maxFratio {SuppDists} | R Documentation |

Density, distribution function, quantile function, random generator and summary function for the maximum F-ratio.

dmaxFratio(x, df, k, log=FALSE) pmaxFratio(q, df, k, lower.tail=TRUE, log.p=FALSE) qmaxFratio(p, df, k, lower.tail=TRUE, log.p=FALSE) rmaxFratio(n, df, k) smaxFratio(df, k)

`x,q` |
vector of non-negative quantities |

`p` |
vector of probabilities |

`n` |
number of values to generate. If n is a vector, length(n) values will be generated |

`df` |
vector non-negative, integer degrees of freedom |

`k` |
vector non-negative, integer number of mean squares |

`log, log.p` |
logical vector; if TRUE, probabilities p are given as log(p) |

`lower.tail` |
logical vector; if TRUE (default), probabilities are |

The maximum F-ratio is the ratio of the largest to the smallest of k independent mean squares, all with the same df. The usual use is to test for homogeneity of normal variances.

The output values conform to the output from other such functions in **R**. `dmaxFratio()`

gives the density, `pmaxFratio()`

the distribution function and qmaxFratio its inverse. `rmaxFratio()`

generates random numbers. `smaxFratio()`

produces a list containing parameters corresponding to the arguments – mean, median, mode, variance, sd, third cental moment, fourth central moment, Pearson's skewness, skewness, and kurtosis.

The literature contains no information on numerical procedures for this distribution, with the result that all calculations are slow.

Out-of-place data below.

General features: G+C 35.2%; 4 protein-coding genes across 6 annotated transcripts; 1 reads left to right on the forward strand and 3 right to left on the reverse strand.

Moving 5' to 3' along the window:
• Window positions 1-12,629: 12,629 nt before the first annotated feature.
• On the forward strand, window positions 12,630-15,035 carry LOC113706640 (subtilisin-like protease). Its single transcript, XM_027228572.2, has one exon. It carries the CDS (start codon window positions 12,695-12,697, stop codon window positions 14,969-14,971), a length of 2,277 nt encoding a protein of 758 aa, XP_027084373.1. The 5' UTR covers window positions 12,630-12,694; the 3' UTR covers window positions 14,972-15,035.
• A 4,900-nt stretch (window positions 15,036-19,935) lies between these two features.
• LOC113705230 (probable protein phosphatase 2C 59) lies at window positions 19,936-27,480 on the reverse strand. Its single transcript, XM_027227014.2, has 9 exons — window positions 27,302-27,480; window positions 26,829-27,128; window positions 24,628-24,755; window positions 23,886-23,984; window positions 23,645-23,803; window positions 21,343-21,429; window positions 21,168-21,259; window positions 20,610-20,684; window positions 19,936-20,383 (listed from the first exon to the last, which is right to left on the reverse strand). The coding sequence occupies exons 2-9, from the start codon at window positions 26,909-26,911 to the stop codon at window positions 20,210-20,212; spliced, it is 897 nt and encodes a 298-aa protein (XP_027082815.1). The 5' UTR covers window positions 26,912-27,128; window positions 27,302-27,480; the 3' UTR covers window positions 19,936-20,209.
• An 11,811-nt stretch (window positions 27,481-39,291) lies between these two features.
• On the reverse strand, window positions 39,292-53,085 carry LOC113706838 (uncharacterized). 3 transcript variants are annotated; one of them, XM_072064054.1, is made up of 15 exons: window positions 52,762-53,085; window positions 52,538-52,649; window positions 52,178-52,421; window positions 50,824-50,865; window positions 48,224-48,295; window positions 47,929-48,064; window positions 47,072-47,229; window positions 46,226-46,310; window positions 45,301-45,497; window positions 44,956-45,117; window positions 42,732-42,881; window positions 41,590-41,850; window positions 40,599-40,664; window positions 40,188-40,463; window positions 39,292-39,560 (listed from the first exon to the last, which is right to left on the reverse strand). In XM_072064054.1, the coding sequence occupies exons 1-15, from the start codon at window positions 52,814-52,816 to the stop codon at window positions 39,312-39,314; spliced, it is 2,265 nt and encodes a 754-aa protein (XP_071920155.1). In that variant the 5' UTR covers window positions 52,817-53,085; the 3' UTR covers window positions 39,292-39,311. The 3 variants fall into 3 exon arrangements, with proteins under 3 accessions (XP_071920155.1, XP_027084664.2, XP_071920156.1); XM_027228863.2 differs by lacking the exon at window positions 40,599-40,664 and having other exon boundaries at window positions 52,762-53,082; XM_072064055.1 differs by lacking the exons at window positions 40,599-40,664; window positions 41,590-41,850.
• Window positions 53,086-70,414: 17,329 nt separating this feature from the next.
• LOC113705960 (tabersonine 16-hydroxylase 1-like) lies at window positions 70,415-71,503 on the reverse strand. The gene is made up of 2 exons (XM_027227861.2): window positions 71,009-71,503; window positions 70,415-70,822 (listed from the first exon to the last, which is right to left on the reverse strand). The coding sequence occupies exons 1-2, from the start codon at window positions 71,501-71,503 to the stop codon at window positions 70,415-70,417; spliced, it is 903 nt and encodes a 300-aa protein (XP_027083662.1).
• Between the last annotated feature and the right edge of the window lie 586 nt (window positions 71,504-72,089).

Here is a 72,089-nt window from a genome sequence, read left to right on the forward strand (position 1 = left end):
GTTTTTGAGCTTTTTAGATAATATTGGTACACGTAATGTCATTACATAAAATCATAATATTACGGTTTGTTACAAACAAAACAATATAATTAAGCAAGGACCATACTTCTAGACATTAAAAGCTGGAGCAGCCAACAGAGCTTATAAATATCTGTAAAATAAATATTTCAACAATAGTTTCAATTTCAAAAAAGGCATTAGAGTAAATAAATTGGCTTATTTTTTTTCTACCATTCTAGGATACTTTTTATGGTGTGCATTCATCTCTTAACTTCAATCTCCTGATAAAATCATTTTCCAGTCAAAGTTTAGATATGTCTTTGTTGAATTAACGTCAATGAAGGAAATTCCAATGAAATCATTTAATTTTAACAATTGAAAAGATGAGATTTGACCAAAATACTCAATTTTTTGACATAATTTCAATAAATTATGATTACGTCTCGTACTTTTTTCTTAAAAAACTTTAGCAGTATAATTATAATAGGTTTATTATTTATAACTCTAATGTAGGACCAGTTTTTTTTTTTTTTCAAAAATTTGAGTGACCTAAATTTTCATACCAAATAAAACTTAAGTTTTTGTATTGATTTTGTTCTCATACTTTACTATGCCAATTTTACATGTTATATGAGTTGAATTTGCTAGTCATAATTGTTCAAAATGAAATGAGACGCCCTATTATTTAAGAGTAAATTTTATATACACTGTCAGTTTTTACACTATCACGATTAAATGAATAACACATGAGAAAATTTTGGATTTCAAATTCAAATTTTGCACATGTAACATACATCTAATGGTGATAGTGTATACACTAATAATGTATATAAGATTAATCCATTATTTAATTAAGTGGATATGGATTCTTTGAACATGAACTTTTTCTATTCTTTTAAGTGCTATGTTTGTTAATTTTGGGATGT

Finding p from x should give results for almost any values of df and k – of course absolutely enormous values will take a while.

Finding x from p is an iterative calculation dependent on a good starting guess. Such good guesses have been made for *df <= 24* and *df <= 160*. NA will be returned if larger values are attempted.

The maximum F-ratio was introduced by Hartley (1950) as a shortcut test of the homogeneity of variances from normal data. Given a set of k mean squares, each based on the same number of degrees of freedom, df, the test statistic is the ratio of the largest to the smallest. Several tables have been constructed. The first by David, H.A. (1952). Currently the most extensive are those by Nelson (1987).

It is important to note that tests of this sort are substantially dependent on the assumption of normality, and can not be used robustly as can variance ratios in the analysis of variance.

Bob Wheeler bwheelerg@gmail.com

Hartley, H.O. (1950) The maximum F-ratio as a short cut test for heterogeneity of variance. *Biometrika.* **37.** 308-312.

David, H.A. (1952). Upper 5 and 1% points of the maximum F-ratio. *Biometrika.* **38.** 422-424.

Nelson, L.S. (1987). Upper 10%, 5% and 1% points of the maximum F-ratio, *Jour. Qual. Tech.* **19-3.** 165-167.

pmaxFratio(4, 10, 10) pmaxFratio(c(2.3, 4, 8.5), 10, 10) ## approximately 5% 50% and 95% qmaxFratio(p=.95,df=c(10,20), k=10) smaxFratio(10, 10) ## Wait for this, it may take a while plot(function(x)dmaxFratio(x, 10, 10),1,10)

[Package *SuppDists* version 1.1-9.4 Index]